Become a samaritan church, a church of vulnerable accompaniment, that our vulnerable God calls us to be – this was the call that echoed warmly amongst more than 210 participants who gathered online for the launch of the Centre for Ecclesial Ethics and its inaugural lecture delivered by Professor James Keenan SJ on 2nd December 2021. It was a launch that was woven together through an evening of art, music, personal reflection, and a courageous and authoritative inaugural lecture that unveiled our dreams for a different vulnerable Church that is ‘open to the newness that God wants to suggest.’
Professor Keenan opened his moving and energising lecture, that explored the possibility of a different Church, with an authoritative exposition of an ecclesial culture that resists vulnerability and recognition, a culture epitomised in the scourge of hierarchicalism that has wounded and disfigured our Church for too long. Such hierarchicalism, which he identified as the ‘father of clericalism’, has allowed the episcopacy to remain cocooned from accountability and clothed with impunity, through a neglect of the humility and vigilance that has impeded our church from embracing an ecclesial ethics of vulnerability, that both imitates the vulnerability of God and appreciates the indwelling of the Spirit in every person.
Through the cultivation of an appreciation for vulnerability and recognition in our wider ethical discourse, Professor Keenan proceeded to re-imagine for us, in dialogue with our scriptures, tradition and experience, the different church that our Pope calls us to embrace. In a powerfully crafted re-exposition of both The Good Samaritan and The Prodigal Son, Jim unveiled the potential for a church of accompaniment, that is prompted by recognition and vulnerability, and nurtured by the virtues of humility and vigilance.
Jim concluded with a moving appreciation of the diverse models of vulnerability, recognition and accompaniment that are signs of a different church, the seeds of which are around and before us in the Catholic Church today, and which serve as bright beacons for our future as a different Church – a Samaritan church – that embraces and reflects the vulnerability of our God.
Our evening concluded with a passionate and stimulating dialogue between Jim and our lecture participants that serve to underline the need and desire for a different possible Church in our world of today.
We are most grateful to Jim, not only for his incisive, moving and authoritative lecture – that opened up for us more clearly the contribution that ecclesial ethics can make to realising a good and better Church that is more participatory and inclusive, discerning and attentive, accountable and just – but also for his ongoing support and encouragement for the Centre for Ecclesial Ethics.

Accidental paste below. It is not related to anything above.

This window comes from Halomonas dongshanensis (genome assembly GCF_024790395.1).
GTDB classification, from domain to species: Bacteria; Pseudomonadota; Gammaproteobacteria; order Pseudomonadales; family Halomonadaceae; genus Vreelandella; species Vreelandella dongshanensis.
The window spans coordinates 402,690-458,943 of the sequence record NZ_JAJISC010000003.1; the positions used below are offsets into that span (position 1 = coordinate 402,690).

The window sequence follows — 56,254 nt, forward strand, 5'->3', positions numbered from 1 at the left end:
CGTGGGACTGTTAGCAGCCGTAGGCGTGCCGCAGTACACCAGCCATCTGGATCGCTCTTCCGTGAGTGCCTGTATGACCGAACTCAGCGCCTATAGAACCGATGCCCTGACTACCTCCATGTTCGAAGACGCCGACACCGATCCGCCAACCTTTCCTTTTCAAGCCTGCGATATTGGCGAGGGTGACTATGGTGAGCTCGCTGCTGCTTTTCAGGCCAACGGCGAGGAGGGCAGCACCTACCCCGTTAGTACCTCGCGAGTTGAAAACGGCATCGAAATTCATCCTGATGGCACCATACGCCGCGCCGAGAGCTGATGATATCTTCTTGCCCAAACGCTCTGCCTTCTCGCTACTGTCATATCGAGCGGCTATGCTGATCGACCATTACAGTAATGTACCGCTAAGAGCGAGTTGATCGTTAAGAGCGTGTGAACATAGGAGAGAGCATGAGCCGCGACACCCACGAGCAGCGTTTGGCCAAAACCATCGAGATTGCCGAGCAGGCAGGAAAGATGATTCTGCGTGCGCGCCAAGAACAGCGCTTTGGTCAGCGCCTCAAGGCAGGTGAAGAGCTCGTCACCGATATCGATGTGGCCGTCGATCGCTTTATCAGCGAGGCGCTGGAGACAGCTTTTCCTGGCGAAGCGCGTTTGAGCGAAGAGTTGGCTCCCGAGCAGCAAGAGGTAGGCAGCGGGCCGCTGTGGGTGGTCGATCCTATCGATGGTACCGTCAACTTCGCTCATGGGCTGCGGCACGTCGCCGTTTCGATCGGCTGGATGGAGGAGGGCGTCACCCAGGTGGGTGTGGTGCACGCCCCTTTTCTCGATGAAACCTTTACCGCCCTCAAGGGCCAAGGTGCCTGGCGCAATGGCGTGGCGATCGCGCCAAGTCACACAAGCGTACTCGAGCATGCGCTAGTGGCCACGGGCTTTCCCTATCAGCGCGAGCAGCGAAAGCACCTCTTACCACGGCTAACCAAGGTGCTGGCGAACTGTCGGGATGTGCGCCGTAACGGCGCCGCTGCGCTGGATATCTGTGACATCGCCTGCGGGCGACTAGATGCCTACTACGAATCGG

Dr Liam Hayes
Director | Centre for Ecclesial Ethics
CEE Seminar Series Report – ‘Our Church emerging from Covid: preparing the future’
Final report from the founding seminar series of the Centre for Ecclesial Ethics, 2021
Through this seminar series, we aimed to explore the emerging ecclesial challenges and opportunities that are revealed through our ongoing personal and collective experience of the global Covid-19 pandemic, and thus begin to lay the foundations for a clearer understanding of what it might mean to be a good and better Church and its ecclesiological and ethical implications.
Read the report: CEE Seminar Series 2021 Final Report .
Centre for Ecclesial Ethics
‘the Church has always had the duty of scrutinizing the signs of the times and of interpreting them in the light of the Gospel.’
(Gaudium et spes, 4)
‘Every renewal of the Church essentially consists in an increase of fidelity to her own calling… Christ summons the Church as she goes her pilgrim way… to that continual reformation of which she always has need.’
(Unitatis Redintegratio, 6)
The origins and aims of the Centre
The Centre for Ecclesial Ethics has been founded to enable and accompany our ecclesial communities to be become a good and better Church in service of our world – re-imagining how we might fit together as a community of disciples and ‘build something different’ that is attentive to both the summons of the gospel and human fragility.
The Centre for Ecclesial Ethics (CEE) sits within the Margaret Beaufort Institute of Theology, Cambridge and is located in the Catholic Church in England and Wales. Its focus is however both within and beyond the ecclesial shores of the United Kingdom, where it seeks to develop and sustain mature relationships and partnerships of learning and practice with the wider international Christian community.
Our foundational method at the CEE is one of deep listening and discernment that is attentive to the wisdom of the academy and the parish, to the passion of catholic agencies and wider networks, and to the creativity and inspiration of those too often neglected, unheard and marginalised in the life of the Church. This dialogical attentiveness will contribute to our interdisciplinary analysis through which we might craft an ecclesial ethics that can enrich our ethical perspective, renew our collective imagination and expand our ecclesial horizon.
As we emerge from the Covid-19 pandemic with a deepened awareness of our dependence on each other, our research at the Centre for Ecclesial Ethics suggests that it is a tender, humble and attentive listening that is essential for our Church’s faith-filled response to the personal and collective trauma experienced during this time, and the challenges and opportunities that emerged for our Church.
 Pope Francis, General Audience, 19.08.20, http://www.vatican.va/content/francesco/en/audiences/2020/documents/papa-francesco_20200819_udienza-generale.html, [accessed 16.03.21]
 See the foundational seminar series of the CEE Our Church emerging from Covid: preparing the future that included listening, attentiveness, participation and trauma as emergent key themes to which the Church is called to attend and embrace as we emerge from Covid.